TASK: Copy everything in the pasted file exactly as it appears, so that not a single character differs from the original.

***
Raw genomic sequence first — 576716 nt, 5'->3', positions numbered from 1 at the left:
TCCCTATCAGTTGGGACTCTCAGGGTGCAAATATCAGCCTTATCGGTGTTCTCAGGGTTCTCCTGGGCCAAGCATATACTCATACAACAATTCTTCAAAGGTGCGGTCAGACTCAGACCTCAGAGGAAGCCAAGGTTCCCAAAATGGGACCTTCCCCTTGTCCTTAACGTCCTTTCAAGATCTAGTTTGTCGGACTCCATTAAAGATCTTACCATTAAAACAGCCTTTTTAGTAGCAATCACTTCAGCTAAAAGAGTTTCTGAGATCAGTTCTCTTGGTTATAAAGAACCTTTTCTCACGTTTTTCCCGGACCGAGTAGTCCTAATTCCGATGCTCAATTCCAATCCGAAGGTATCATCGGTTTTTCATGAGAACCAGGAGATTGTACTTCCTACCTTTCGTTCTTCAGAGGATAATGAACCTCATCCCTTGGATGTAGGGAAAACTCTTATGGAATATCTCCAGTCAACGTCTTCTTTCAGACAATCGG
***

Raw genomic sequence first — 576716 nt, 5'->3', positions numbered from 1 at the left:
TCCCTATCAGTTGGGACTCTCAGGGTGCAAATATCAGCCTTATCGGTGTTCTCAGGGTTCTCCTGGGCCAAGCATATACTCATACAACAATTCTTCAAAGGTGCGGTCAGACTCAGACCTCAGAGGAAGCCAAGGTTCCCAAAATGGGACCTTCCCCTTGTCCTTAACGTCCTTTCAAGATCTAGTTTGTCGGACTCCATTAAAGATCTTACCATTAAAACAGCCTTTTTAGTAGCAATCACTTCAGCTAAAAGAGTTTCTGAGATCAGTTCTCTTGGTTATAAAGAACCTTTTCTCACGTTTTTCCCGGACCGAGTAGTCCTAATTCCGATGCTCAATTCCAATCCGAAGGTATCATCGGTTTTTCATGAGAACCAGGAGATTGTACTTCCTACCTTTCGTTCTTCAGAGGATAATGAACCTCATCCCTTGGATGTAGGGAAAACTCTTATGGAATATCTCCAGTCAACGTCTTCTTTCAGACAATCGG